If you want success marketing your product or service, you must have a marketing system in place. The system you create should both attract and educate your prospect in a way that provides them the desire to buy from you when they are ready. Building the right system is a long conversation, but today I want to talk to you about the basics of building a marketing funnel. This should help you get started on the right track
Any marketing funnel will have four main components:
- an entry point
- collection of lead information
- value-added services
- and a close
The Entry Point
Your entry point should be something that gets the prospect interested in your service. This entry point could be a Facebook ad, a giveaway, or something as simple as a paper flyer. As always, it is great here to ensure that you focus on the immediate benefit that you are providing for the potential customer. Direct your lead by using sentences like “Click here to get ____” or “Bring this coupon into the store to get ____”. Don’t focus on the features here, but the benefits. For instance, if you are promoting a training event, the important points are not what they are going to learn, but the results in their lives once they have learned. Showcase the direct recognizable improvements to your customer’s life that they would not otherwise have.
The next phase the marketing funnel is the collection of lead information. Lead information is important because it allows you to re-contact your customers at a future date. Always make sure that after the initial meeting with your customer, whether online or in person, you always collect that person’s information to that you can continue to educate them to provide value. Also, put it in a system (like a CRM) so you can easily keep track of your conversations with them.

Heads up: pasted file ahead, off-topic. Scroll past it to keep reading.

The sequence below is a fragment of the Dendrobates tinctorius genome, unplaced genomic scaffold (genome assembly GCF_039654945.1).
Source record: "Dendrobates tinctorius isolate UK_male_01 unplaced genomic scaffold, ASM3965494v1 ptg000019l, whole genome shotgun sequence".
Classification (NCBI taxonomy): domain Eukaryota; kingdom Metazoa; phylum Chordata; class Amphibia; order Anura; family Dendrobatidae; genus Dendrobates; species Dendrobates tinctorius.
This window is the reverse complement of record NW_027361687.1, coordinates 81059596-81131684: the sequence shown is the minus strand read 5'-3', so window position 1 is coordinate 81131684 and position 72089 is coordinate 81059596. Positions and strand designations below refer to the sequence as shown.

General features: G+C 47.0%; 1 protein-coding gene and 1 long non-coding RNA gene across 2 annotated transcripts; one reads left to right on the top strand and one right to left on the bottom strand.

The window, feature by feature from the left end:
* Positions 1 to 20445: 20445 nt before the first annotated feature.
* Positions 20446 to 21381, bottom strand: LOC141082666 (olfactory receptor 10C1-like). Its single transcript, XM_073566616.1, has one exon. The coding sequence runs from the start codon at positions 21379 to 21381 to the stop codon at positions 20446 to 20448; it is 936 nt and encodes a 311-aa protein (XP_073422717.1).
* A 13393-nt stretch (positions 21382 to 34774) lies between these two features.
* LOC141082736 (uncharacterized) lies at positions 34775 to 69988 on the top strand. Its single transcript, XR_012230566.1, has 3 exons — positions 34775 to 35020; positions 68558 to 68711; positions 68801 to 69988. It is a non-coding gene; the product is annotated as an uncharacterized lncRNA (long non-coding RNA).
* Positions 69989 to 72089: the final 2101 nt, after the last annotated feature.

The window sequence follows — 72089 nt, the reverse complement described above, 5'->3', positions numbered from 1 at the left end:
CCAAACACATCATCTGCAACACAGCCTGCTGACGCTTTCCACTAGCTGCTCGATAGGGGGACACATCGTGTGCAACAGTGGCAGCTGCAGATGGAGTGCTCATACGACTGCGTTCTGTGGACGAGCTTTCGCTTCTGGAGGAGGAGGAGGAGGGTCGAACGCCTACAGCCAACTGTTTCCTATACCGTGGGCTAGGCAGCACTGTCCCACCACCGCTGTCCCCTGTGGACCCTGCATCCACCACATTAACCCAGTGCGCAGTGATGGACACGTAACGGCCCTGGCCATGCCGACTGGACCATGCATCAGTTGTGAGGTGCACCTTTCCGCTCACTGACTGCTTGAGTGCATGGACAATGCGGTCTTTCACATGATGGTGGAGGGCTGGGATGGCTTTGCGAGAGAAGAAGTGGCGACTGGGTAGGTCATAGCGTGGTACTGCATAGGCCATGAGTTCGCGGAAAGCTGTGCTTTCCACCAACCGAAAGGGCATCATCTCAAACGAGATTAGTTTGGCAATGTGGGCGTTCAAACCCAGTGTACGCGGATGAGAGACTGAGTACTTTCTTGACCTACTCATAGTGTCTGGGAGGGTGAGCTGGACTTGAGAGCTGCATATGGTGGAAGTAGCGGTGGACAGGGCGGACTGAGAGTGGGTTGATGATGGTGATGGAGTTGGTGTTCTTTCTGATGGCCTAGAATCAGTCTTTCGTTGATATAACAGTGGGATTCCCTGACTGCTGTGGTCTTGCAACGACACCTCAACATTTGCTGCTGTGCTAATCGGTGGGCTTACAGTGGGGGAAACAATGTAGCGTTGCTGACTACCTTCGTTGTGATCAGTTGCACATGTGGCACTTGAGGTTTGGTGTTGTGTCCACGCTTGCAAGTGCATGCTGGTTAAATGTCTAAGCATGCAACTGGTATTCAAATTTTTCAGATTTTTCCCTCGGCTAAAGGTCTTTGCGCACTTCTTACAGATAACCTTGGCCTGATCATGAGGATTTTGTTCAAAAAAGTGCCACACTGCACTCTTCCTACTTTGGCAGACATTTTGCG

Usually the best method to obtain lead information is to provide a value-added product or service up front. Use something that is of huge value to them but is typically free or inexpensive for you to deliver. If you take time to brainstorm and think about what you can offer your customer, you will find something you can offer them for free that won’t cost you much time or money and will provide huge value and benefits your customers. And guess what… That keeps them thinking about you!
The last element is the close; however, if you set up the first three steps in this process correctly the close should not be much for problem. The client should be willing and ready to work with your company. Because of the relationship that you built with your client up to this point, the closing on whatever you’re selling should be a mere formality. Always remember that a close is not the end of the relationship, however. Your relationship with your customer is just beginning. Especially if you want to make a large impact in their lives like a true visionary!